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Women and Superannuation

The next instalment of EMILY's Journal, our new platform for long-form pieces by EMILY's List members is Sonja Terpstra MP's thoughts on women and superannuation written for IWD2020:

A necessary blog for International Women’s Day 2020 after reading an excellent article in the Sydney Morning Herald by Eva Cox, titled: “Have women been fighting for the wrong thing all along?” I’m a big fan.  Whilst #IWD2020 will be a celebration of and by many women and women’s groups, there is an elephant in the room.  Have we made progress? 

There are many different aspects to equality, but this post will focus on women’s access to income and in particular – superannuation.   Women over the age of 50 are the fastest growing cohort of people experiencing homelessness.  They don’t have enough superannuation to see them into their retirement – let alone to live a comfortable one. 

Our superannuation system is outdated and structurally unfair.  In 1974, only 32% of the workforce had access to superannuation and most of them were men.  Fast forward to 1990 and super coverage had risen to 64%.  The industrial landscape was lacking in the diversity that it has today.   It didn’t take into account the need for women to work flexible hours or take maternity leave, or parental leave as it is now known.   And most people are aware that when parental leave is taken no superannuation contributions are paid – at all.  Neither does unpaid maternity leave or parental leave count for service.  It doesn’t break continuity of service, but it slowed down your progress towards gaining access to things like long service leave for example. I am, however, happy to say that the Andrews Labor Government’s 2018 Victorian Long Service Leave Act now provides for long service leave to accrue during parental leave.  As far as I am aware, Victoria is the only state in Australia to recognise this.

Some unions fought for and won paid maternity/parental leave schemes to be included in awards and agreements.  But again, no super was paid on it.  Years ago, I am  proud to say that I was part of the campaign to include paid maternity leave in the Local Government Award in NSW.  This campaign saw a paid maternity leave scheme be included in the Local Government State Award in 2001 for the first time that gave access to paid leave at either half or full pay.  This scheme was also available to casual workers who worked on a systematic basis and could be used with other forms of paid leave.  It was the first award outside of the public service in NSW to include such conditions.  But in hindsight, it still wasn’t enough.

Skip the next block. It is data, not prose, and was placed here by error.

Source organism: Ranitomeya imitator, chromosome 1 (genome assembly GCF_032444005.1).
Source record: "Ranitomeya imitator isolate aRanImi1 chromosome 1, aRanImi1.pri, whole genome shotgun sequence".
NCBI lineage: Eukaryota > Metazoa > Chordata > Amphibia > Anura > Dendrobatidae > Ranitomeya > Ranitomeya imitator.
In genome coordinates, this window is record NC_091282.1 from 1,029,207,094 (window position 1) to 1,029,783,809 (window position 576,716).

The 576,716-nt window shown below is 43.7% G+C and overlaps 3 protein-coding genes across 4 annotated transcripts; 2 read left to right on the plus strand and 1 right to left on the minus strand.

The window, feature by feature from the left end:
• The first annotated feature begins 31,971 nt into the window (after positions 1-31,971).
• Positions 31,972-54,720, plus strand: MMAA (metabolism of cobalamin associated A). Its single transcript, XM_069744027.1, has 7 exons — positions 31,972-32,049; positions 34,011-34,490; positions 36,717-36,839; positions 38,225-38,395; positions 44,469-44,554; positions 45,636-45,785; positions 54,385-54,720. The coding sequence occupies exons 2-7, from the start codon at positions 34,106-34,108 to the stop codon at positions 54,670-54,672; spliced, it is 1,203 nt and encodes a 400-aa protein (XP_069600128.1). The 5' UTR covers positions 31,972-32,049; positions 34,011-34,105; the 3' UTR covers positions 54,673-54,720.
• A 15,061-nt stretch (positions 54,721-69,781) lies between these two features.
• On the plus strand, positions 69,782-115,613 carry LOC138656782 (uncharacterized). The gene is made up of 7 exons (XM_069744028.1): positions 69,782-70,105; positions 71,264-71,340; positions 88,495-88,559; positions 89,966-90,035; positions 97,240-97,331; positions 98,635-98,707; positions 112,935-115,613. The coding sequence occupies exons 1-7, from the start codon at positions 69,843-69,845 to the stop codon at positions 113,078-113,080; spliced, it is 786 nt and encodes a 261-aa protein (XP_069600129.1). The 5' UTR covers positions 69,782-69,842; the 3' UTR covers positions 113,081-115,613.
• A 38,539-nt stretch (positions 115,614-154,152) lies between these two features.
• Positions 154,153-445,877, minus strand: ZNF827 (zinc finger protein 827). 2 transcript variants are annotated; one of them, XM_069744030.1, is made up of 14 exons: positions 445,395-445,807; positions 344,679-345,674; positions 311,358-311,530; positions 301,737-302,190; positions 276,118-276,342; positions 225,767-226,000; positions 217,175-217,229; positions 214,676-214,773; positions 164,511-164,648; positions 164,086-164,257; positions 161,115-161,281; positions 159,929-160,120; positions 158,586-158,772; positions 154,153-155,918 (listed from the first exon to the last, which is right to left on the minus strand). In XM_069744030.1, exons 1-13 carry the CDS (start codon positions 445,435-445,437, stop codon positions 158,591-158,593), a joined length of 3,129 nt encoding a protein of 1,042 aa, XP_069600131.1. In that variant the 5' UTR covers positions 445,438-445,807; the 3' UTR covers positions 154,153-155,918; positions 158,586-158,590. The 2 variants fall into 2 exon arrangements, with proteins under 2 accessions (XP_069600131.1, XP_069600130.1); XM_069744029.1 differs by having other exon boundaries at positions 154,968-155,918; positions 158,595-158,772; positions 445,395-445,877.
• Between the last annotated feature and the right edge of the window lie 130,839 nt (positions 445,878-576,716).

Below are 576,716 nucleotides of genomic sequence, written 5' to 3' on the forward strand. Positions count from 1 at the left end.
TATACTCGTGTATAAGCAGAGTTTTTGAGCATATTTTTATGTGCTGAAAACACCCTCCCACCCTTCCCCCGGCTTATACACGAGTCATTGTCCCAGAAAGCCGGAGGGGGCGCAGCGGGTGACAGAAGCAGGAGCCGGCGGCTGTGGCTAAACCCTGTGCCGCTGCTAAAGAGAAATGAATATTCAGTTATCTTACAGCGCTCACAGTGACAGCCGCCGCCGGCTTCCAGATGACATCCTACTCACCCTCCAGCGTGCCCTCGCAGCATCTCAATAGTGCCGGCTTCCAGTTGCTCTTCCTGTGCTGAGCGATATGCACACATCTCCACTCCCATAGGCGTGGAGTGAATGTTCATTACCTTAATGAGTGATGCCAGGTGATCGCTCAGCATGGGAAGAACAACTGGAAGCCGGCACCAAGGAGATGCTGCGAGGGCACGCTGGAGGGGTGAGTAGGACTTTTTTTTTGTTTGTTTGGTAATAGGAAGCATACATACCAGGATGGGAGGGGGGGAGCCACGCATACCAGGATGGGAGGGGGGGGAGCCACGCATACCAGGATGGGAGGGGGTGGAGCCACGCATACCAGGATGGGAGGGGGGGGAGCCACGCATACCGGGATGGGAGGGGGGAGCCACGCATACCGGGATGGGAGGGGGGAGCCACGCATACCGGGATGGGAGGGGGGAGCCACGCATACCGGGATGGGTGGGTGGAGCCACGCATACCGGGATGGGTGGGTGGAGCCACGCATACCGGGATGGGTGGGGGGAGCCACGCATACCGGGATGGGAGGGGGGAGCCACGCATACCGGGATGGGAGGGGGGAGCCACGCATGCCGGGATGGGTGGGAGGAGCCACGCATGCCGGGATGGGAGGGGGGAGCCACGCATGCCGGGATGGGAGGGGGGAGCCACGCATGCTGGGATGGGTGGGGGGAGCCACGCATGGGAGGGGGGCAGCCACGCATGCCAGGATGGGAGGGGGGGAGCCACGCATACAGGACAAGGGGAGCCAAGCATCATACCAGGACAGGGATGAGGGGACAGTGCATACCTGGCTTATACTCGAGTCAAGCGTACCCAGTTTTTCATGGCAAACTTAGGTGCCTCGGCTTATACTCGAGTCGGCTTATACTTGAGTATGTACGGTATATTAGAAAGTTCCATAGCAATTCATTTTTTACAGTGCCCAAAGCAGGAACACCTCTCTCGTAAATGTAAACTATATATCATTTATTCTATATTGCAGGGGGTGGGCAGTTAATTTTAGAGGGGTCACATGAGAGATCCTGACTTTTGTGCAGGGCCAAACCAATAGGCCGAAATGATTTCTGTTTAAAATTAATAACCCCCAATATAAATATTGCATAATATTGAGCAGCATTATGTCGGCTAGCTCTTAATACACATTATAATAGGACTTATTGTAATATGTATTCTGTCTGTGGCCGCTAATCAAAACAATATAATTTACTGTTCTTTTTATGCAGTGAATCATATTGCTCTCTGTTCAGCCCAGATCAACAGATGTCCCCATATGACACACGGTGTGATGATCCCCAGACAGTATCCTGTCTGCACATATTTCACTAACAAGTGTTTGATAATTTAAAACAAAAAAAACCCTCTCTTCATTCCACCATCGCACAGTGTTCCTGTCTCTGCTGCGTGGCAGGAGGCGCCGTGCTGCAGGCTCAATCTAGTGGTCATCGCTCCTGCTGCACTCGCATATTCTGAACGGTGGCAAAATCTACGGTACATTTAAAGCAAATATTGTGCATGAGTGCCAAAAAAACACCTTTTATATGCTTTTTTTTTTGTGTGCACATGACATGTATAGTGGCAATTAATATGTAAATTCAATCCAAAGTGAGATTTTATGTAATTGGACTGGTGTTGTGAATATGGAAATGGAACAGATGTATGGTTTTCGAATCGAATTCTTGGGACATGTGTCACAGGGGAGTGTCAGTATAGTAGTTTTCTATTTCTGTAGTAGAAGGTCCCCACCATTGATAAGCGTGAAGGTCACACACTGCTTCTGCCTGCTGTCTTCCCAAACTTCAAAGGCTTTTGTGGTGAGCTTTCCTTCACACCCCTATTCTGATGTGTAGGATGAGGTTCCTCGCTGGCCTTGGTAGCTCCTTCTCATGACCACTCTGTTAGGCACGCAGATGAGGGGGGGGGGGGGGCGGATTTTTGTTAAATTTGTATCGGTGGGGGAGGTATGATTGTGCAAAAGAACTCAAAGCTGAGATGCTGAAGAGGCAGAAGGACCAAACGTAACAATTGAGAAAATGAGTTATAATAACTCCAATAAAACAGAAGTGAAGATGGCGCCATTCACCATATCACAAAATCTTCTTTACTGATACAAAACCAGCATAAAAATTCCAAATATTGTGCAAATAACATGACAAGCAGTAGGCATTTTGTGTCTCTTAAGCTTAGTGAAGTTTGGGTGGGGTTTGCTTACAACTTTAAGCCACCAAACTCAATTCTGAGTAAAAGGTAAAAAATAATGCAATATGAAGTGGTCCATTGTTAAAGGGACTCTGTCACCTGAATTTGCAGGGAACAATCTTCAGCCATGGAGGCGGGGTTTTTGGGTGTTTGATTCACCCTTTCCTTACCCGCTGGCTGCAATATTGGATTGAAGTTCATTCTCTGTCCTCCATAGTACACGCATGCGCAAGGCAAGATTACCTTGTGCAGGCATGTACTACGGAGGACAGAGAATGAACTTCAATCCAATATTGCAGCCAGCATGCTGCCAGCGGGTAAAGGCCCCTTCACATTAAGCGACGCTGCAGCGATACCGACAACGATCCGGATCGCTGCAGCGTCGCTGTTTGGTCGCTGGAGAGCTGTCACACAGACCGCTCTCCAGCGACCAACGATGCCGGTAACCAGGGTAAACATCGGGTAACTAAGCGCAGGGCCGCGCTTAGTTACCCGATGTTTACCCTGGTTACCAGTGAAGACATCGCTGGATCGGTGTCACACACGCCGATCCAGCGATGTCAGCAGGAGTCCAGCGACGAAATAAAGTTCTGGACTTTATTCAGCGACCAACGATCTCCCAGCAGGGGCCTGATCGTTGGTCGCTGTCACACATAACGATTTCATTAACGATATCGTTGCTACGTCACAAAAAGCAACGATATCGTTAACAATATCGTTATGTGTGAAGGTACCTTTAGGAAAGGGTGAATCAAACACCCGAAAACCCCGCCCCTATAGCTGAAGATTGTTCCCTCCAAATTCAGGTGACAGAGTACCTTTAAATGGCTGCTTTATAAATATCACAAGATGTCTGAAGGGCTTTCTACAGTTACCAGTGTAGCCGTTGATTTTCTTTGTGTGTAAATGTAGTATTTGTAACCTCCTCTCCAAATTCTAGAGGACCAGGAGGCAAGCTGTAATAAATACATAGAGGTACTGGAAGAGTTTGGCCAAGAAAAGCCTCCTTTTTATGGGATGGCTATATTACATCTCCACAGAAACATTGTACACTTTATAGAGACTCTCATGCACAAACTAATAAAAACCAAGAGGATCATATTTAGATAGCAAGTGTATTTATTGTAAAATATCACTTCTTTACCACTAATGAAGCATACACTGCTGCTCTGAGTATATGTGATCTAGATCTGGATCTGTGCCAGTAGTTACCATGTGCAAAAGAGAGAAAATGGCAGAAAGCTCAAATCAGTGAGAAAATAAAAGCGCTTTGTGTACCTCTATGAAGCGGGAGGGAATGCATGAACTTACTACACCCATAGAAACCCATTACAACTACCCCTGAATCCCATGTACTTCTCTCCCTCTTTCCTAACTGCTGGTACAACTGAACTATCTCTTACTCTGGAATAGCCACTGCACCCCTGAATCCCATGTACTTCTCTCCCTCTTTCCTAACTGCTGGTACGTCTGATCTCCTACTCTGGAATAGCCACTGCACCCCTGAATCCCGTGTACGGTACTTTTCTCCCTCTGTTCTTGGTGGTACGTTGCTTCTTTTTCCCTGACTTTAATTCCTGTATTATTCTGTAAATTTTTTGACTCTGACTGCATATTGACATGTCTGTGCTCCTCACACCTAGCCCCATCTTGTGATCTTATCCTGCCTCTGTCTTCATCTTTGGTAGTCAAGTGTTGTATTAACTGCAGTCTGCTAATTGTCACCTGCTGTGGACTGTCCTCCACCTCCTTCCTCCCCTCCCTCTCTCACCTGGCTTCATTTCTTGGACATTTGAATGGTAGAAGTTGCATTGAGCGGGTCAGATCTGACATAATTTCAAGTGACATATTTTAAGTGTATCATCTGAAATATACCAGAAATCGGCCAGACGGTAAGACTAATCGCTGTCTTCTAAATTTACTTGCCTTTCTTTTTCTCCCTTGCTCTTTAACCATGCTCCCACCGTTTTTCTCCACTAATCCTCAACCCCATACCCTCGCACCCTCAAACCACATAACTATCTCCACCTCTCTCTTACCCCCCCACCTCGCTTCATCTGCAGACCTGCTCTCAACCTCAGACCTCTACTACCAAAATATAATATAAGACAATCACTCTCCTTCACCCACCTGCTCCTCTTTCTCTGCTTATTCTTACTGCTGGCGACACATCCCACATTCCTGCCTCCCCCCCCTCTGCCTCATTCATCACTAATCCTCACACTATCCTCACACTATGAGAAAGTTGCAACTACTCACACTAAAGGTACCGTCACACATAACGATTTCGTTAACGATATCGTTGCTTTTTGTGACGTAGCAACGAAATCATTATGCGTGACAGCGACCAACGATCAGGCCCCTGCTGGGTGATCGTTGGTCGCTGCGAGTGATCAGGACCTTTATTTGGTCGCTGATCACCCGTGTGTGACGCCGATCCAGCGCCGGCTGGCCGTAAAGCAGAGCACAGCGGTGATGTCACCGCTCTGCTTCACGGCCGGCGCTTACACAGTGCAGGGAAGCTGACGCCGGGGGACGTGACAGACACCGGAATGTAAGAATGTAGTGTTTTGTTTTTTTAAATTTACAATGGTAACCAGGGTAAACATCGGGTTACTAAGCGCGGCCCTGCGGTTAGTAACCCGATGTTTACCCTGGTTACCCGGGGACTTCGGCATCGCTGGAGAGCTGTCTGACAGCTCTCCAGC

It has been a long time between drinks when you think about the introduction of our superannuation system in Australia to assist workers with retirement savings and the introduction of a government funded paid parental  leave scheme in 2011!  And yet employers are still not required to make superannuation contributions on paid parental leave.

Fundamental to working towards a resolution of this issue is that Federal Governments must recognise the value of care to our economy and place a value on care.  An Access Economics Study in 2010 estimated the value of care to be more than $40billion per year to the Australian economy – and that excluded caring for young children. 

Ten years ago the Henry Tax Review put forward a proposal, which was developed in a report by the Australian Human Rights Commission in 2014 titled Recognising and Valuing Unpaid Care.  The idea was that rather than taxing super contribution on deposit, that those contributions would be taxed at the marginal tax rate on income at the top end. Then, at the end of the financial year, a tax offset at a flat rate of 20%, would be received to encourage savings.  In other words, those at the top of the scale would pay 25% tax on their super contributions, freeing up revenue to fund super contributions for carers.

It was proposed that carers who are out of the workforce would receive an annual government payment into their super accounts of 9.5% rising to 12% of the minimum wage. If they entered the workforce the “carer credit” would fall to zero as their own super contributions increased to 9.5% (rising to 12%) of the minimum wage, so they would not be worse off if they return to work. 

Other countries around the world have introduced this scheme or a similar scheme known as universal credits.  The UK introduced Carer Credits in 2010.

And yet, here we are in 2020, and this idea has progressed no further. If only I could see 15,000 emails in my inbox from people on this issue.  I have to say I’m dismayed that I haven’t.  Yet on duck shooting, that is exactly what I have received.

How much longer do women have to wait until they can have income equality and not have to worry about what retirement might look like for them?

So on this International Women’s Day 2020, it’s a call to arms for the continued agitation for equality for women.  It’s necessary.  It’s important.  And equality makes things better for everyone.  By reducing gendered barriers, we can ensure a much more equal society.  We can reduce violence against women and work towards the removal of gendered barriers and stereotypes – for everyone.


Read more of Sonja Terpstra MP's writings at her blog over here

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